How we change what others think, feel, believe and do
If the other person's argument is based on some form of research, attack that research, showing that it is wrong, inadequate or invalid. For example you can say that:
You can also accuse the person of misquoting research, misunderstanding it or generally bending to their purpose beyond its original intent.
A marketing executive uses customer research in a presentation. The sceptical sales manager points out that this is an 'opt-in' survey that says nothing of those who said 'no' or who weren't even asked.
An activist challenges pharmaceutical company findings, noting that they are funding drugs research that strangely always supports the company's drugs, with no negative findings being published.
Evans and Prosser have done a little research in this area, but I will show you their research is not only wrong, but dangerous.
When people criticize others, they often appear to be more intelligent. This is known as the 'critic effect'. Research is a quite academic discipline that many people know little about. Quoting research makes you seem clever. Criticizing research makes you seem cleverer still.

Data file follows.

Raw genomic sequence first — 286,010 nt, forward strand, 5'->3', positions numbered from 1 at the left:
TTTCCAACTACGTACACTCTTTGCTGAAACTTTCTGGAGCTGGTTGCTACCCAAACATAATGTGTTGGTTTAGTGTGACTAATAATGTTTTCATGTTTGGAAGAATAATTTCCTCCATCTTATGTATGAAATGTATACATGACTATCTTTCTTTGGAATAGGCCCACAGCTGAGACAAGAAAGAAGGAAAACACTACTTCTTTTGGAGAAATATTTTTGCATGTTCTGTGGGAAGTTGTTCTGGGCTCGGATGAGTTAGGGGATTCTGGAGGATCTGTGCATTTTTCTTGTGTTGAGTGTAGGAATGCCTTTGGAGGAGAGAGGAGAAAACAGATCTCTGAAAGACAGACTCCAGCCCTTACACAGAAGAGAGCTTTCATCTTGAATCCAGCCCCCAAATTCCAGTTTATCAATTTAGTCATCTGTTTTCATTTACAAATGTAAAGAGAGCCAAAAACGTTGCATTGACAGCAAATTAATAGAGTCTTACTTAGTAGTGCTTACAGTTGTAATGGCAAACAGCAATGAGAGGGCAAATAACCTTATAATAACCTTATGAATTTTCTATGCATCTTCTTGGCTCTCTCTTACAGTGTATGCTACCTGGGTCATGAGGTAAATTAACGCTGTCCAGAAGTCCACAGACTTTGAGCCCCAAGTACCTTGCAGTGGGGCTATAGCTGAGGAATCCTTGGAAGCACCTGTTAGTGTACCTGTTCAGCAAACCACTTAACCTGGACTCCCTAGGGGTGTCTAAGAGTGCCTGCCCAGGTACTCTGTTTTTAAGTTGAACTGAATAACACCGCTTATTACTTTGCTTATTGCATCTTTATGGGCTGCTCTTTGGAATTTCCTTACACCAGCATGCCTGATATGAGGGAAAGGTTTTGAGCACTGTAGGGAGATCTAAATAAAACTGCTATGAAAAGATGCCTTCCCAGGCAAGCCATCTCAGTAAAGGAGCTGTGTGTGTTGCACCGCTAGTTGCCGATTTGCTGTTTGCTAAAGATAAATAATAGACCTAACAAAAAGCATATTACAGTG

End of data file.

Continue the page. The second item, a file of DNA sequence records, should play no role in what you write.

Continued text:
One of the great joys of academics is criticizing the research of other academics in order to gain status and appear as the more 'serious' researcher. In practice, very little research is perfect, making this a widespread game.
Many people use outside of academics use research as a touchstone, quoting it widely, confident in the knowledge that much of their audience has not and will never read the original papers. For the ready critic, this makes them an easy target as the presenters often have not read the research themselves.
You can also use criticism within an argument, for example quoting research then destroying it.